Recording of the Week,
Amaro Freitas - Sankofa
Brazilian pianist Amaro Freitas spent the early years of his life in the slums of Racife, a city in the country’s north-eastern region. Growing up in an impoverished household, he would begin learning to play the piano at church - at his father’s behest - despite his house not having one to practice on. It wasn’t until his teenage years that Freitas forged a more personal connection to the instrument, with something of a ‘lightbulb moment’ occurring when he found a Chick Corea live DVD. It wasn’t long after that he began practicing at a local restaurant, who let him use their piano outside of opening hours. His determination paid off, and he soon found himself an in-demand pianist in Racife’s local scene by his early twenties. He formed his own piano trio after meeting bassist Jean Elton and Hugo Medeiros, who have since been with him on every recording he’s made. Both his debut and sophomore albums, 2016’s Sangue Negro and 2018’s Rasif have garnered him progressively more international attention, especially since his signing to Brazillian music-focussed label Far Out Recordings, on which his latest recording, Sankofa, releases today.
Freitas’s music has always subtly interwoven the sounds of Afro-Brazilian music into the traditional arrangement of the jazz piano trio, but Sankofa is his most realised release to date, compounding his idiosyncratic style with a philosophical edge based on the Adinkra symbol of the backward-facing bird. Freitas recounts originally seeing this bird depicted on a patterned robe in Harlem, New York; the bird itself is shown reaching its head toward is back, symbolically encapsulating the Akan phrase “go back and get” and is often associated with the African proverb ”It is not wrong to go back for that which you have forgotten”. For Freitas, this represents an exploration of his cultural roots, particularly through the philosophies and figureheads of Black Brazil, as well as South America’s own history of slavery. The tune ‘Vila Bela’, for instance, takes its name from the region near the Bolivian border that was the site of a Quilombolan (communities of former Afro-Brazilian slaves) resistance against their slavers; while ‘Nascimento’ pays tribute to the state of Minas Gerais, which Freitas hails as a symbol of Black Brazil. This isn’t purely conceptual, though; the music, too, Sankofa is full of subtle nods to diasporic music.
The music of Amaro Freitas is the brilliant kind that offers challenging concepts without losing any of its listenable qualities. Much of the music on Sankofa features Freitas’s signature style of keyboard acrobatics, often covering vast areas of the piano in a single phrase, as well as his penchant for writing dizzying syncopated melodies over odd-time rhythms; take the twinkling melodies peppered throughout Freitas’s compositions, or the cascading waves of dissonant piano on ‘Ayeye’. The opening title track is a mellow slow-tempo piece, the melody dancing between sublime and uneasy, with a beautiful and multi-faceted mid-section that has the band kicking into a faster tempo for some synergised jamming, before landing gracefully back down. ‘Baquaqua’ has the trio dancing over a 5/4-time groove that gives way to an erratic midsection that has them slowing down and speeding up mid-phrase, and yet there’s never a sense that things are falling out of place. Of course these rhythmically challenging pieces would be nothing without a solid rhythm section, and Elton and Medeiros do more than just keep up with Freitas throughout the record; there are several points where Medeiros pulls off some demanding passages with incredible ease, just take a listen to the opening of ‘Ayeye’ as he matches Freitas’s cyclical lead melody with some frenetic drumming of his own. That’s not to say this album is pure hectic chaos; all throughout there’s pockets of some both gorgeous and juicy harmony, and the closing ‘Nascimento’ proves that even with a comparatively down-tempo track, there’s all the same melodic dancing as the rest of Freitas’s pieces.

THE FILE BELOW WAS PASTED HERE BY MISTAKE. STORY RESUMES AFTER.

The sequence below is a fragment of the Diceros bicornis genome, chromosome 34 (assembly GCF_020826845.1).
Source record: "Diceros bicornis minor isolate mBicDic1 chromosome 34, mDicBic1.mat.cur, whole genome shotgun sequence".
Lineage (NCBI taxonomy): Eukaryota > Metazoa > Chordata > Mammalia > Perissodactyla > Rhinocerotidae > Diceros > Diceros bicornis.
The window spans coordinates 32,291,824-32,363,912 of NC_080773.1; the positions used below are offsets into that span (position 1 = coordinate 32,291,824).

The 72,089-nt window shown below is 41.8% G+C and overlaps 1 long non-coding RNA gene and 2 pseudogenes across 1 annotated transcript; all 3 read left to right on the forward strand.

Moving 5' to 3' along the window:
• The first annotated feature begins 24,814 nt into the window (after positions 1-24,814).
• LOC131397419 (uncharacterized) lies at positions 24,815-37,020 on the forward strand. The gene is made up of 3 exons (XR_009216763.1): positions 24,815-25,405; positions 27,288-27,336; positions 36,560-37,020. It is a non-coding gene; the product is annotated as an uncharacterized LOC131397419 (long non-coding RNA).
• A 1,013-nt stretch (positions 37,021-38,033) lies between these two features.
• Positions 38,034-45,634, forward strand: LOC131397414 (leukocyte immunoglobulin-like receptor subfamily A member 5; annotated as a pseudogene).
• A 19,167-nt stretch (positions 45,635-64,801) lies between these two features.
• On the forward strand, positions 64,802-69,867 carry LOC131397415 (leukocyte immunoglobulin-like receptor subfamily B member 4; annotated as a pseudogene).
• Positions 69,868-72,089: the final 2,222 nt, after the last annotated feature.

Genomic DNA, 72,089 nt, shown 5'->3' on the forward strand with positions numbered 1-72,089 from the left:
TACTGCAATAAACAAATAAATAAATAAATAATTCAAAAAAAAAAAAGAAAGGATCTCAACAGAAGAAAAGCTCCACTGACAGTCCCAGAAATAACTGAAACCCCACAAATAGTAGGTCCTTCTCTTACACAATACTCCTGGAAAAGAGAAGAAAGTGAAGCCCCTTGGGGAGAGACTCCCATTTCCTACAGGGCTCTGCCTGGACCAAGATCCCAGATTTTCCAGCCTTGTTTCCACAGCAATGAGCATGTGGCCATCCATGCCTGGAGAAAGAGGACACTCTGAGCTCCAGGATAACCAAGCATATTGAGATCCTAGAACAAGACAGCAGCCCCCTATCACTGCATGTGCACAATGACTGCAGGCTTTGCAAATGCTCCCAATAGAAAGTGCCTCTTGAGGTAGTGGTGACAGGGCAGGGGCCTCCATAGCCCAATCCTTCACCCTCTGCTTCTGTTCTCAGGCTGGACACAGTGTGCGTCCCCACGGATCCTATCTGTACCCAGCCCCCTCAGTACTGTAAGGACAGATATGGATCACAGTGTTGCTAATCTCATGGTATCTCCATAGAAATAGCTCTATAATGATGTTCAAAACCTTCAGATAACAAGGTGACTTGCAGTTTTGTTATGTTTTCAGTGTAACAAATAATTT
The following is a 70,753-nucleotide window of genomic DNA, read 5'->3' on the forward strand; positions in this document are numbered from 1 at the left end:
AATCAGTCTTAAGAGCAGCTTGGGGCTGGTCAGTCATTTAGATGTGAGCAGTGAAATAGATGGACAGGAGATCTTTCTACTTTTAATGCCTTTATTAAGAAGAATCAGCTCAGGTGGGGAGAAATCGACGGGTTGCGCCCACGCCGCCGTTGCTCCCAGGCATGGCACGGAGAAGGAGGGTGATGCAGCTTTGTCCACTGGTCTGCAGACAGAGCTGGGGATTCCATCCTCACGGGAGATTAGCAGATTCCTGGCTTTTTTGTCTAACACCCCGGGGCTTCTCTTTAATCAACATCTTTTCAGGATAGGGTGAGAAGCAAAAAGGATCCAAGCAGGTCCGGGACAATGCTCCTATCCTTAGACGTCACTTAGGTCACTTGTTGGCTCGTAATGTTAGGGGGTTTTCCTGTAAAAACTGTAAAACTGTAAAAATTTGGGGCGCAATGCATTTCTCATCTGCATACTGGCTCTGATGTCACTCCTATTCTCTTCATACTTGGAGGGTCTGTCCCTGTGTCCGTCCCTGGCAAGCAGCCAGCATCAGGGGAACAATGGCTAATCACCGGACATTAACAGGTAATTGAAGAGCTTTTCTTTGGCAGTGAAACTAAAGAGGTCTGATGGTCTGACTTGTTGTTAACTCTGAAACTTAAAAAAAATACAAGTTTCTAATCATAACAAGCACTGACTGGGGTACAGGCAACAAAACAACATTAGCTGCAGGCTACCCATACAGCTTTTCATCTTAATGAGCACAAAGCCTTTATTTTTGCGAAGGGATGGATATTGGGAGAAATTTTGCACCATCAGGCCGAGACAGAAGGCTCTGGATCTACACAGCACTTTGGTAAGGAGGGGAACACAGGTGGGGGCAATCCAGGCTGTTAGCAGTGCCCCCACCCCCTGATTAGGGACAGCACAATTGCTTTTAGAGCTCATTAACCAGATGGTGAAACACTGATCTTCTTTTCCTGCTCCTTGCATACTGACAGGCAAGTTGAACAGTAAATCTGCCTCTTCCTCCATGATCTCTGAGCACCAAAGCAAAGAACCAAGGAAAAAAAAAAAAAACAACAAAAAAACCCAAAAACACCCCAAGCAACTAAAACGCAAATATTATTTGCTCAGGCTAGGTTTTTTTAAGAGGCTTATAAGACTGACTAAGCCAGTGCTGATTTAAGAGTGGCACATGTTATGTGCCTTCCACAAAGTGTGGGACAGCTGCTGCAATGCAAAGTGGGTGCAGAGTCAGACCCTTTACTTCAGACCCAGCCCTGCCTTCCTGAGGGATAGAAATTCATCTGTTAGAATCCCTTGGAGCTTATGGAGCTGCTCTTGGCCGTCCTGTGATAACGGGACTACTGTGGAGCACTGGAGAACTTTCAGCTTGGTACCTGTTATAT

Amaro Freitas is still something of a rising star, despite his popularity in his home country, but no doubt Sankofa will only further this well-deserved success. Though ostensibly a ‘piano trio’ album on the surface, both the conceptual and challenging yet digestible music make for an excellent listen. It helps that he’s an intriguing player to listen to, too, thanks to his idiosyncratic style born from years of self-study and determination. And Freitas’s journey from a poor boy in the slums to one of the most in-demand jazz players in his home city is the heartwarming icing on the cake; much like the symbolic bird it’s named after, Sankofa reminds us that it’s important not to forget your past.